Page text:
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Factors Associated With Successful Setup of a Self-Fitting Hearing Aid and the Need for Personalized Support

Convery, Elizabeth1,2,3; Keidser, Gitte1,2,3; Hickson, Louise1,3; Meyer, Carly1,3

doi: 10.1097/AUD.0000000000000663
Research Article
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Objectives: Self-fitting hearing aids have the potential to increase the accessibility of hearing health care. The aims of this study were to (1) identify factors that are associated with the ability to successfully set up a pair of commercially available self-fitting hearing aids; 2) identify factors that are associated with the need for knowledgeable, personalized support in performing the self-fitting procedure; and (3) evaluate performance of the individual steps in the self-fitting procedure.

Design: Sixty adults with hearing loss between the ages of 51 and 85 took part in the study. Half of the participants were current users of bilateral hearing aids; the other half had no previous hearing aid experience. At the first appointment, participants underwent assessments of health locus of control, hearing aid self-efficacy, cognitive status, problem-solving skills, demographic characteristics, and hearing thresholds. At the second appointment, participants followed a set of computer-based instructions accompanied by video clips to self-fit the hearing aids. The self-fitting procedure required participants to customize the physical fit of the hearing aids, insert the hearing aids into the ear, perform self-directed in situ audiometry, and adjust the resultant settings according to their preference. Participants had access to support with the self-fitting procedure from a trained clinical assistant (CA) at all times.

Results: Forty-one (68%) of the participants achieved a successful self-fitting. Participants who self-fit successfully were significantly more likely than those who were unsuccessful to have had previous experience with hearing aids and to own a mobile device (when controlling for four potential covariates). Of the 41 successful self-fitters, 15 (37%) performed the procedure independently and 26 (63%) sought support from the CA. The successful self-fitters who sought CA support were more likely than those who self-fit independently to have a health locus of control that is externally oriented toward powerful others. Success rates on the individual steps in the self-fitting procedure were relatively high. No one step was more problematic than any other, nor was there a systematic tendency for particular participants to make more errors than others. Steps that required use of the hearing aids in conjunction with the self-fitting app on the participant’s mobile device had the highest rates of support use.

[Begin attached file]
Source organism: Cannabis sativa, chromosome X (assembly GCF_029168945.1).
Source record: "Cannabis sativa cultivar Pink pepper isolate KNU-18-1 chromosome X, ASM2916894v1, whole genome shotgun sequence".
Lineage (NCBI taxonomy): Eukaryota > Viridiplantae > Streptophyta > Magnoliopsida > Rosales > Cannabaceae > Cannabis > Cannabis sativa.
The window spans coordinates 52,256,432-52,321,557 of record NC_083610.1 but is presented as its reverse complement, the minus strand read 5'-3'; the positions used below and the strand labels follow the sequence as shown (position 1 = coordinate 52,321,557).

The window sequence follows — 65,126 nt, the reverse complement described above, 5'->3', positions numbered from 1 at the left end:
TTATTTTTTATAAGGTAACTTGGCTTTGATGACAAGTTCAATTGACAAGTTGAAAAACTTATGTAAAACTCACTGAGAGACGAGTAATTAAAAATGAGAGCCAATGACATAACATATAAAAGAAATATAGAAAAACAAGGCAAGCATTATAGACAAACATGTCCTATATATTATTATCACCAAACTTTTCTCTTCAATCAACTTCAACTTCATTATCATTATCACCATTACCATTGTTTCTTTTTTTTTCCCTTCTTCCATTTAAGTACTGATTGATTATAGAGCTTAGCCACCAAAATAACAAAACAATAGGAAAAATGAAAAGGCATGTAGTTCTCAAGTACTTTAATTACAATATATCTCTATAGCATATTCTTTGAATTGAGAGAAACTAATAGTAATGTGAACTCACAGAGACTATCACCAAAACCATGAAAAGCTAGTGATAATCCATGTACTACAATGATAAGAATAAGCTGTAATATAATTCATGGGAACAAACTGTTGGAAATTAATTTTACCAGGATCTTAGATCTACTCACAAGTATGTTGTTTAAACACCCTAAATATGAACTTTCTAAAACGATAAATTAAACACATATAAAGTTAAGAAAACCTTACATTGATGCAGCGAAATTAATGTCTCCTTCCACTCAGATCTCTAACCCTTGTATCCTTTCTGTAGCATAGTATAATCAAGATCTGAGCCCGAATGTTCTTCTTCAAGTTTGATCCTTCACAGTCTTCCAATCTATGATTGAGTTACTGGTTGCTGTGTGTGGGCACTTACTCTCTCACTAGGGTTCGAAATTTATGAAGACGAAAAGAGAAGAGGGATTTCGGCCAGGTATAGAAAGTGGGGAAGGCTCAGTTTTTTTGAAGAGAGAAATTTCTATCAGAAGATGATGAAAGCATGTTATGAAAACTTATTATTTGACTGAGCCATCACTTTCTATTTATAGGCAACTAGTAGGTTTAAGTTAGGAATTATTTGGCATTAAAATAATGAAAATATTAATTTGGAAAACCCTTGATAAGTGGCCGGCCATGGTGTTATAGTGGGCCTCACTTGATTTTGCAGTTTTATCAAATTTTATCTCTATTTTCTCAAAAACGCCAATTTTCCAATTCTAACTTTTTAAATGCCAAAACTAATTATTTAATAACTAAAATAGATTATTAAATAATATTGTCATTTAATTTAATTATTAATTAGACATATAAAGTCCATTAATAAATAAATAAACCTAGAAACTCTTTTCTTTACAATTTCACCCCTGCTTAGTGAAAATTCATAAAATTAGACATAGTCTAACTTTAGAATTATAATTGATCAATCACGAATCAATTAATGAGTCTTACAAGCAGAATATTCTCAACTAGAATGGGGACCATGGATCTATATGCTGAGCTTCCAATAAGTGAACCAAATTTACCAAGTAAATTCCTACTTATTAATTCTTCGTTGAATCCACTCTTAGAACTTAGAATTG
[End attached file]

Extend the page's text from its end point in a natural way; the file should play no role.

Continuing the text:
Conclusions: The findings of this study suggest that nonaudiologic factors should be considered when selecting suitable candidates for the self-fitting hearing aids evaluated in this study. Although computer-based instructions and video clips were shown to improve self-fitting skill acquisition relative to past studies in which printed instruction booklets were used, the majority of people are still likely to require access to support from trained personnel while carrying out the self-fitting procedure, especially when this requires the use of an app.

1HEARing Cooperative Research Centre, Australia

2Audiology Department, National Acoustic Laboratories, Australia

3School of Health and Rehabilitation Sciences, University of Queensland, Australia.

Received April 16, 2018; accepted August 4, 2018.

The first author (E.C.) received financial remuneration from the American Auditory Society for her presentation of these findings at the 44th Annual American Auditory Society Scientific and Technology Meeting, Scottsdale, AZ, in March 2017.

Address for correspondence: Elizabeth Convery, National Acoustic Laboratories, Level 4, Australian Hearing Hub, 16 University Avenue, Macquarie University NSW 2109, Australia. E-mail: elizabeth.convery@nal.gov.au

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